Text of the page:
Applications for financial assistance to travel to give a paper at a conference or professional meeting should include the following:
- Your name
- Your year in the program (1st year, 2nd year, etc.)
- Title of paper
- Title of conference
- Date and location of the conference
- A statement about why this particular conference is important to your professional development
- A brief abstract of the paper and its relevance to your research
- A brief summary of the travel funding you have received from the graduate program in performance studies over the last two years
- An explanation of any funding previously received and not yet used
- List any other sources of funding to which you have applied for this conference (or for which you intend to apply)
You may apply for the funding even if your paper has yet to be accepted. An award will be made when we receive appropriate documentation/receipts for your trip. In exceptional circumstances, funding may be allocated for a student to attend but not present at a conference. In such cases, the applicant needs to make a clear and compelling case for such attendance. Such awards will also be contingent upon fiscal capacity, with non-presenting attendance being a low funding priority.
A Note on Conferences:
We urge students to be strategic about conference and research travel. For instance, you may wish to prioritize research (over conference) travel if your topic requires research in a particular country or city, or at particular archives. Having something to say (by doing field and archival research) is more important than attending a lot of conferences when you have not yet conducted much research! Also be resourceful about attending local and US-based conferences when these can serve just as well as international ones to further your intellectual and professional development. Taking advantage of international and national conferences that meet locally is a great way to maximize limited resources. Finally, be resourceful about pursuing other travel fellowships available for graduate students, including grants from elsewhere at Berkeley and also from professional associations themselves. The Graduate Division also accepts applications for Conference Travel Grants: http://www.grad.berkeley.edu/financial/deadlines.shtml#graddiv
 Gregory Colon Semenza says, “When considering how many conferences to attend prior to graduation, you should remember that $1.25 and ten conference credits on your CV will get you a steaming cup of coffee. Conference presentations are not substitutes for publications, and they are worth very little in and of themselves. In other words, no Ph.D. has ever been hired because he happened to present papers at ten conferences. As a demonstration of scholarly activity supplementing a solid publication record, however, a strong list of conference presentations will no doubt strengthen your CV.” From Graduate Study for the 21st Century: How to Build an Academic Career in the Humanities, (NY: Palgrave Macmillan, 2005), p. 183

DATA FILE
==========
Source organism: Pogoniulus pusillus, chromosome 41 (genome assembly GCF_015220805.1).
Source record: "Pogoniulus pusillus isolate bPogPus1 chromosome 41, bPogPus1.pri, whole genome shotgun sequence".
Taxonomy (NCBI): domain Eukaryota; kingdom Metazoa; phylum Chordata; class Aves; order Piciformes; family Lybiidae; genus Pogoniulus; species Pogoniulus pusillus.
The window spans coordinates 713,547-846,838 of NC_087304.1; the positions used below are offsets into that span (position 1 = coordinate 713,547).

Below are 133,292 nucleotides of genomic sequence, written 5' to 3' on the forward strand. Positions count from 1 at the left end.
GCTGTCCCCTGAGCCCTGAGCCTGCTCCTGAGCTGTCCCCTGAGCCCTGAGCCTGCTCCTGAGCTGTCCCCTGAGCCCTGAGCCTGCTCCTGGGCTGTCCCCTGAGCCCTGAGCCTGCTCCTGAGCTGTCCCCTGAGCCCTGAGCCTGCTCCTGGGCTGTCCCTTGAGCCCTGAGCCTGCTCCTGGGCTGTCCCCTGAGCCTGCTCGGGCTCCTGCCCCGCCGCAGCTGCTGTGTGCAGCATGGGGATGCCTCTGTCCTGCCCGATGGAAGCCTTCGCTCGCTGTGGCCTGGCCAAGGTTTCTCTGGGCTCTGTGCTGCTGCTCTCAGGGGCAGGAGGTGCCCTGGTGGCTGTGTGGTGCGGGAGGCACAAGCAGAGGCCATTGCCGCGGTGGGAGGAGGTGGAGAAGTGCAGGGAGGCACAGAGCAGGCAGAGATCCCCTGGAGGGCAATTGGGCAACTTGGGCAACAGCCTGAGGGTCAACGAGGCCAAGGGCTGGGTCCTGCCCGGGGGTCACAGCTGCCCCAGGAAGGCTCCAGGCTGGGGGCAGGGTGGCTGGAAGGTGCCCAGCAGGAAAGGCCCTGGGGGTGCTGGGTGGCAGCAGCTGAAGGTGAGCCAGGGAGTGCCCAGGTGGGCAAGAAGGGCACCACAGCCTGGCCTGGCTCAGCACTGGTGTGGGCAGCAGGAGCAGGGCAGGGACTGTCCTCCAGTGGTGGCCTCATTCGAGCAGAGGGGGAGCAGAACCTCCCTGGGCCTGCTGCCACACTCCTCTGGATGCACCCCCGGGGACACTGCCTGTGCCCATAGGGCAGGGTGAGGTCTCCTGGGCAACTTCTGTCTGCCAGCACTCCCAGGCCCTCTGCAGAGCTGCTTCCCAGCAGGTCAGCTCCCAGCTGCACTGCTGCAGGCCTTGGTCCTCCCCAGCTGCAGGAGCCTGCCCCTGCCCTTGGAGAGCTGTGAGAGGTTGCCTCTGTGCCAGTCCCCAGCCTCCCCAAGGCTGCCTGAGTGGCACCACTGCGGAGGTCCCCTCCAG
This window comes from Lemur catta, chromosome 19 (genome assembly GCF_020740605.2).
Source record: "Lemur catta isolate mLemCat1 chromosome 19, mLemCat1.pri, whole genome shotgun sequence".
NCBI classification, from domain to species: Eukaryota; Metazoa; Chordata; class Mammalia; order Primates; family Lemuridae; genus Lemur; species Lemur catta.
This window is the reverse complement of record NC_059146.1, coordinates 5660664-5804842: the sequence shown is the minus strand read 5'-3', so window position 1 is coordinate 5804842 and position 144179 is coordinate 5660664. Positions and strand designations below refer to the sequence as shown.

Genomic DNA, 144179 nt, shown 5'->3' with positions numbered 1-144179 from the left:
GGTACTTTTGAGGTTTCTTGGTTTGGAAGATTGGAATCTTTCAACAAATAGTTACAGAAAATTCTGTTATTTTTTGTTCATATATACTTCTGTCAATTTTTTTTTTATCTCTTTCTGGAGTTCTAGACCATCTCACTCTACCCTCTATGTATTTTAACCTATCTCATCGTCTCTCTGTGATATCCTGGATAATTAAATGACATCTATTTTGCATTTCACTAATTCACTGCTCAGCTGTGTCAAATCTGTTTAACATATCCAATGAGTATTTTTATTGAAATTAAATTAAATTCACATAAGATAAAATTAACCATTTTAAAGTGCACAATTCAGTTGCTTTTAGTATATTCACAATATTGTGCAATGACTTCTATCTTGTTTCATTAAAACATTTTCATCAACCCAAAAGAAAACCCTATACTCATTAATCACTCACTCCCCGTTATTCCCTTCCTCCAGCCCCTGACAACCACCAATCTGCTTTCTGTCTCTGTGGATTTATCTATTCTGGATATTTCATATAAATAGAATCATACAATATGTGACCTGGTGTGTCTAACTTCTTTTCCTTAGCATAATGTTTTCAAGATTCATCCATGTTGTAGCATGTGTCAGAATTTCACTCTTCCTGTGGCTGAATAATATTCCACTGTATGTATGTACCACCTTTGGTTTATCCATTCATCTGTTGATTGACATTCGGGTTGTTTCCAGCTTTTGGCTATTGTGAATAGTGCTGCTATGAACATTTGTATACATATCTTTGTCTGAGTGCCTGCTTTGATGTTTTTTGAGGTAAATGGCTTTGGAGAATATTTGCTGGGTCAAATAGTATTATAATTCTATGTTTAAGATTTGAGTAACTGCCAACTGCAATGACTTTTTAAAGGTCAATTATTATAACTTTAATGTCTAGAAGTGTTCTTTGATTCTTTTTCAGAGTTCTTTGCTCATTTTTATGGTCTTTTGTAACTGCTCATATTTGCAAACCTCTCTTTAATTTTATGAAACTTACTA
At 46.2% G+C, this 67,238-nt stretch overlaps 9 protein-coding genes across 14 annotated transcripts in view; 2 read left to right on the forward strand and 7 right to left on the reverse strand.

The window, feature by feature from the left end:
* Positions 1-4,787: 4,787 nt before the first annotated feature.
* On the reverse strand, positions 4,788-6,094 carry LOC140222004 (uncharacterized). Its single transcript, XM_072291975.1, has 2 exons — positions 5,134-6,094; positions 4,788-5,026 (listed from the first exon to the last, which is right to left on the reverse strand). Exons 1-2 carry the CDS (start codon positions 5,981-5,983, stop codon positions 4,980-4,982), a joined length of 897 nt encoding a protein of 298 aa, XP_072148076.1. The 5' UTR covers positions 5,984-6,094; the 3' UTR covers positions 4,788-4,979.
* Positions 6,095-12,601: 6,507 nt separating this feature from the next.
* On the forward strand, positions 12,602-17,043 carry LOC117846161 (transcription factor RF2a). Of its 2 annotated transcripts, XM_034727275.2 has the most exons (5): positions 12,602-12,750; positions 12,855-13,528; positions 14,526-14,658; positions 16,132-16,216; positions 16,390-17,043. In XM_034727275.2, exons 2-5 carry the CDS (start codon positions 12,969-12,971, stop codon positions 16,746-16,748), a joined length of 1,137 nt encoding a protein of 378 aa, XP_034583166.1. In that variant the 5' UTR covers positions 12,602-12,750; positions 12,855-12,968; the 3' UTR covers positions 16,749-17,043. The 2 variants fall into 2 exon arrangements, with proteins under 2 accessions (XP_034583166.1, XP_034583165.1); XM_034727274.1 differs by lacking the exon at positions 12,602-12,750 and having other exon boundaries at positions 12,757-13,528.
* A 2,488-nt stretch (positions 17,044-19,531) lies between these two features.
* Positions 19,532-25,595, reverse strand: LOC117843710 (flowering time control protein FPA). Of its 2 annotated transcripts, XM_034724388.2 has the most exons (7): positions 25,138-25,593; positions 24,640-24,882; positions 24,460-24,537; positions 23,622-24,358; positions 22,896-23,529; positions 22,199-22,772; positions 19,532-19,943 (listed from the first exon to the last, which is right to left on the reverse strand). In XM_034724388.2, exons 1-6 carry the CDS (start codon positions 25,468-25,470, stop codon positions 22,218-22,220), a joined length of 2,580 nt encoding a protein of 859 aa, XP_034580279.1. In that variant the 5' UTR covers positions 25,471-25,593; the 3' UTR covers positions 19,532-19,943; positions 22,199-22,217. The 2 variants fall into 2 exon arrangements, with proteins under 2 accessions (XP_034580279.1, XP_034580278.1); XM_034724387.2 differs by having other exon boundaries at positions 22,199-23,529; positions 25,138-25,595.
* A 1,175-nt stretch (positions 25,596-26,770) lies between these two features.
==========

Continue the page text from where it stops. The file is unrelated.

Thanks to our Hickman Endowment, we are able to offer registered students some funding for conference and research travel. The deadline for proposals is November 1. Please save your application(s) in Drive and share with Robin Davidson, GSSA, making sure to send the email notification. The GSSA and Head Graduate Advisor will review conference and research applications for the academic year in November and you will be informed of your award(s) before Thanksgiving. Actual awards will be in the form of a stipend and will be made after the Graduate Student Services Advisor receives appropriate documentation/receipts from the trip. Please note that it is possible to apply for both conference and research travel awards.
We are especially keen to support primary research that is of paramount importance to a student’s anticipated dissertation project, publications, and entry into the academic profession. We will make awards for 2 research trips, usually for the summers after the 2nd and 4th or 5th years, and award amounts will be primarily based on location of research and cost of any specialized equipment central to conducting primary research. Ineligible expenses: tuition; labor and services such as copyediting.
Awards (made as stipends after we receive appropriate documentation/receipts) are usually between $300 and $2,000, with the larger amount awarded only in cases of significant international travel. Awards for research in the US/Canada/Mexico do not exceed $1,000. These amounts are a guide only and are contingent on our overall fiscal capacity in relationship to the total amount that students request in any given year. In making allocations, we may also take into account the previous research funding the applicant has received in the program.
The proposals will be evaluated according to the following criteria: significance and potential impact of the proposed research on the student’s trajectory through the graduate program and on professional standing; persuasiveness of the statement of purpose; appropriateness of budgetary items; and industry in attempting to identify alternate funding sources.